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Arthroscopic Coracoclavicular Ligament Reconstruction Using Graft Augmentation and Titanium Implants

Open AccessPublished:April 09, 2018DOI:https://doi.org/10.1016/j.eats.2017.11.005

      Abstract

      Several techniques have been introduced to treat acromioclavicular separation with coracoclavicular ligament reconstruction using graft augmentation. A modified arthroscopic technique for coracoclavicular ligament reconstruction was used based on a previous technique where the supportive device and tendon graft share the clavicular and coracoid drill holes. A notable problem with the previous technique was large protruding suture knots on the washer and clavicle, which could predispose to wound infection. In this modified technique, titanium implants were introduced. The implants hid the suture knot on the clavicle, and less foreign material was needed between the clavicular and coracoid implants.

      Technique Video

      See video under supplementary data.

      Few skeletal traumas are associated with as many operative techniques as acromioclavicular (AC) joint separation. Controversy exists regarding the indications for surgery, but a common consensus is that grade I-II AC separations should be treated conservatively, whereas grade III-V dislocations may need surgery. Many recent techniques include coracoclavicular (CC) tendon reconstruction using tendon grafts and are either arthroscopic or arthroscopy-assisted.
      • Pühringer N.
      • Agneskirchner J.
      Arthroscopic technique for stabilization of chronic acromioclavicular joint instability with coracoclavicular and acromioclavicular ligament reconstruction using gracilis tendon graft.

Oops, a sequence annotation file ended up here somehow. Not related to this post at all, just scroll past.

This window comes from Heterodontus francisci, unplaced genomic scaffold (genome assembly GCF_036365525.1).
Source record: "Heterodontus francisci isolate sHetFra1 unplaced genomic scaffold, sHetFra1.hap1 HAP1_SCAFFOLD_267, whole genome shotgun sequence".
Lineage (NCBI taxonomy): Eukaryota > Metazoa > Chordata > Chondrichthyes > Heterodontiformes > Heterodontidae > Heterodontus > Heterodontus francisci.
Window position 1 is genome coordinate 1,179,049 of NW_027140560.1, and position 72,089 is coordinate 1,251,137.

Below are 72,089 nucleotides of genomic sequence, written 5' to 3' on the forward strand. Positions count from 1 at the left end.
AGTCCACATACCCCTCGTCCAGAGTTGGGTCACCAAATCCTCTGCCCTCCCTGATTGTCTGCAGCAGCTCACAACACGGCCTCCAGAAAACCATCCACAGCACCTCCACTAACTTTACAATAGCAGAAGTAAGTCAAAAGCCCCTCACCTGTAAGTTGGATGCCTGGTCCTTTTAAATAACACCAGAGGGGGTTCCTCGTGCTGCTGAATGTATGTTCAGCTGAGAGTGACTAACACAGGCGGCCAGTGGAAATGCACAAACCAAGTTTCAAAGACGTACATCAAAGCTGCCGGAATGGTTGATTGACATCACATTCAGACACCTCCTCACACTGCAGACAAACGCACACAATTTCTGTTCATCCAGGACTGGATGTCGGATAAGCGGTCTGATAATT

• Bancha C.
      • Prashant P.
      Surgical technique for arthroscopy-assisted anatomical reconstruction of acromioclavicular and coracoclavicular ligaments using autologous hamstring graft in chronic acromioclavicular joint dislocations.
      • Natera L.
      • Reiriz J.
      • Abat F.
      Anatomic reconstruction of chronic coracoclavicular ligament tears: Arthroscopic-assisted approach with nonrigid mechanical fixation and graft augmentation.
      • Millett P.J.
      • Warth R.J.
      • Greenspoon J.A.
      • Horan M.P.
      Arthroscopically assisted anatomic coracoclavicular ligament reconstruction technique using coracoclavicular fixation and soft-tissue grafts.
      • Martetshläger F.
      • Tauber M.
      • Habermeyer P.
      • Hawi N.
      Arthroscopically assisted acromioclavicular and coracoclavicular ligament reconstruction for chronic acromioclavicular joint instability.
      • Pan Z.
      • Zhang H.
      • Sun C.
      • Qu L.
      • Cui Y.
      Arthroscopy-assisted reconstruction of coracoclavicular ligament by Endobutton fixation for treatment of acromioclavicular joint dislocation.
      A modified version of the arthroscopic CC reconstruction technique described by Ranne et al.
      • Ranne J.
      • Sarimo J.
      • Rawlins M.
      • Heinonen O.
      • Orava S.
      All-arthroscopic double-bundle coracoclavicular ligament reconstruction using autogenous semitendinosus graft: A new technique.